Other People's Cool Plans for 2007

At Literary Chicks Alesia Holliday is unleashing her dark side and her healthier side.
Yarnagogo (and others) are going to walk, run, somehow get 100 miles by April 1.*
Lisa at Rage Diaries is trying to remember to reduce, reuse and recycle - a little each month.
And Elizabeth is actually giving up clothes.



*Link found through January One

You Should Be Watching

This week's "Friday Night Lights" was further example of it's awesome-ness. Seriously, there are shows that are only about adults that are not this good.
Exhibit A: In the continuing story of Jason Street, former star quarterback now recovering from a a spinal injury that has left him paralyzed: this week he and his cheerleader ex-girlfriend tried to move past her sleeping with his best friend by sleeping together and found some - uh - equipment difficulties. What made this storyline so wonderful was that his response was to go talk to quad buddy Herc who said, it will happen but things aren't going to work like they did before and you may find that what turns you on now is different. It was treated respectfully, and as a normal question (which of course it is) that will get better but maybe not in one neat episode. Lyla (afore-mentioned ex-girlfriend) hunted up a video (from the eighties if the hairstyles are anything to go by) about quad sex, watched it, and then brought over to watch with Jason.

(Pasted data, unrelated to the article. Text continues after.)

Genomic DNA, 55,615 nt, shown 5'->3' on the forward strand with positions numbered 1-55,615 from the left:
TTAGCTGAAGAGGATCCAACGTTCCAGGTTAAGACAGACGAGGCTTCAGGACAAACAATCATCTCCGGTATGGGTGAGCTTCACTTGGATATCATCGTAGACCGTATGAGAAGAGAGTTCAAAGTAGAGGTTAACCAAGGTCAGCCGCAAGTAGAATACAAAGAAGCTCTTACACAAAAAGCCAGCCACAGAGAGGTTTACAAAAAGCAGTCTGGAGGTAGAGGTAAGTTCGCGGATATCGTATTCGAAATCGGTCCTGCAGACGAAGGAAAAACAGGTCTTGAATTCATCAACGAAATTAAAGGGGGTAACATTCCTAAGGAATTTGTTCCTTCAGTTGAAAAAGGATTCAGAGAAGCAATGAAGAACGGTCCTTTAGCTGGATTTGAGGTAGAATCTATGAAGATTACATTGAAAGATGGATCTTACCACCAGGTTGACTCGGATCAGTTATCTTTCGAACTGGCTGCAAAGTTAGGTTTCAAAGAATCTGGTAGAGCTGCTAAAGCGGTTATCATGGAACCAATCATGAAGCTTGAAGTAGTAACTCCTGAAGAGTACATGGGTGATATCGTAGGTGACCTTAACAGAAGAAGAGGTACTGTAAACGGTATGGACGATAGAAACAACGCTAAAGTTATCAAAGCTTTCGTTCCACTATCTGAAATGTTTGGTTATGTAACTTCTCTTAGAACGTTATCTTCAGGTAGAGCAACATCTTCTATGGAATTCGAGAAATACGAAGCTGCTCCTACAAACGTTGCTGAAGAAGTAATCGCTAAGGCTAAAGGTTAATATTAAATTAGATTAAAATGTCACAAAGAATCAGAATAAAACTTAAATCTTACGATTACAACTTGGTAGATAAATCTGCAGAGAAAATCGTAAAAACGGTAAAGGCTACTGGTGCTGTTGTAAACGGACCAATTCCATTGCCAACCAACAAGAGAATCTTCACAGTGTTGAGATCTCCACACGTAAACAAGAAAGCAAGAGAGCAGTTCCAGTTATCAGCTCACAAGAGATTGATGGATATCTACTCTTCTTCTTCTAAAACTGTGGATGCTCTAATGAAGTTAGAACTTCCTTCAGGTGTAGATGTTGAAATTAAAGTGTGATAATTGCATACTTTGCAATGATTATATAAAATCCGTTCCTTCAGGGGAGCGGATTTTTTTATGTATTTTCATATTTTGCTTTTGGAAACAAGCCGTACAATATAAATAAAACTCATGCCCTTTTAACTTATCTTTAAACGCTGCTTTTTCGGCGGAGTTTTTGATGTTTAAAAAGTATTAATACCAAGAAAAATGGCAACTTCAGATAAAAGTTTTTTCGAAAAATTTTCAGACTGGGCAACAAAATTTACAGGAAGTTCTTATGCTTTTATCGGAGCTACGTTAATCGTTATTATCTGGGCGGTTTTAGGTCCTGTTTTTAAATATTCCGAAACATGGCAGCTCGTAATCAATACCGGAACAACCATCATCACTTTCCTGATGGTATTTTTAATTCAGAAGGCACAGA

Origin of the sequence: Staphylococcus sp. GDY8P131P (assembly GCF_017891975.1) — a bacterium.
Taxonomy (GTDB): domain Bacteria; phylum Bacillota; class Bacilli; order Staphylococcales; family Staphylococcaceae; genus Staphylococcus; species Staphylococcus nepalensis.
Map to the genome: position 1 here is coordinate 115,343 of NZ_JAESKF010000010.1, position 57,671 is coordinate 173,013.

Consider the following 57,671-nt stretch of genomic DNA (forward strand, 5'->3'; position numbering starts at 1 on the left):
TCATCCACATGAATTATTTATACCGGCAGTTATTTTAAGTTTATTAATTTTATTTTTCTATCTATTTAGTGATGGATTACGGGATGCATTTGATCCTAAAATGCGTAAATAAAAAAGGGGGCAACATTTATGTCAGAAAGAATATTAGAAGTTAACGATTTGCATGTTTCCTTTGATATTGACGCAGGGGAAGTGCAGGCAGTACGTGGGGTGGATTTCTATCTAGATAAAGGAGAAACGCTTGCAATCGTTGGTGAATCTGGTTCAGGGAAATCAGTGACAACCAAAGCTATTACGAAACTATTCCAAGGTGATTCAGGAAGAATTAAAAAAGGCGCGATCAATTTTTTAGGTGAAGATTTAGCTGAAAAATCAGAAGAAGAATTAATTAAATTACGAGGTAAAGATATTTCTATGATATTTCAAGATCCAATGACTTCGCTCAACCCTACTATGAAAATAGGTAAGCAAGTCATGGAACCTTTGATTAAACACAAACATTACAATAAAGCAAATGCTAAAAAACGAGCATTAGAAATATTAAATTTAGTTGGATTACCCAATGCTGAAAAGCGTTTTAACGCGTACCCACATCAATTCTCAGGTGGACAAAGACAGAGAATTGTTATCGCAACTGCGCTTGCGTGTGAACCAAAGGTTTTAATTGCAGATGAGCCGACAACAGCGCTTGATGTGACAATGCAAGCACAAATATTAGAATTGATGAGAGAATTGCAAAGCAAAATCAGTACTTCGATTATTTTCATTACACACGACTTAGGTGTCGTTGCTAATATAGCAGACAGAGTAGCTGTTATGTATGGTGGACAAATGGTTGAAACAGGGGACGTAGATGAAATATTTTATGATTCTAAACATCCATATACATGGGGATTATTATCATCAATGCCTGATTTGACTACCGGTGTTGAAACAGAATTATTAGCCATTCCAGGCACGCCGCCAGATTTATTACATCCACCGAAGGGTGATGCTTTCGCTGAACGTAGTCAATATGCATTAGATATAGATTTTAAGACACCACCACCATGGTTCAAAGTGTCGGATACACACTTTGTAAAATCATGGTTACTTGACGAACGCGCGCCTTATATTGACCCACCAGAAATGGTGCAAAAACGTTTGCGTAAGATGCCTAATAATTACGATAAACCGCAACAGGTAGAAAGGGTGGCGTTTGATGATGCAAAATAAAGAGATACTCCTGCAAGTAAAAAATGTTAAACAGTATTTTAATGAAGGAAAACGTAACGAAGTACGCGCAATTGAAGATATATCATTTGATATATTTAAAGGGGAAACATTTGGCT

Exhibit B: New QB Matt Saracen's dad came home on leave from Iraq. In very realistic fashion, he expected things to have been exactly as they had been when he left - namely before his son matured when handed leadership responsibility - both in football and in life. (Remember how silly the freshmen seems once you were a sophomore?) So when told by Coach Taylor that his son was a great leader, his response was - let's hope that keeps up. When he finally clued in that what Matt had been telling him about Grandma's slide into dementia* really was such that she couldn't be unattended for very long - he said great, let's put her in a home. Except that in Dad's absence, Grandma was acting as Matt's guardian. Okay, let's move Matt to Oklahoma. (Exacerbating tensions was the fact that the person they talked to had mentioned that in light of having a minor child with no real guardian, he would be eligible to end his service, Mr. Saracen had responded no.) It was beautifully handled, not making the elder Saracen a villain, just a guy who's out of touch with his family.

*I am forgiving them for acting like dementia and Alzheimer's are unrelated conditions. Perhaps the government classifies them separately.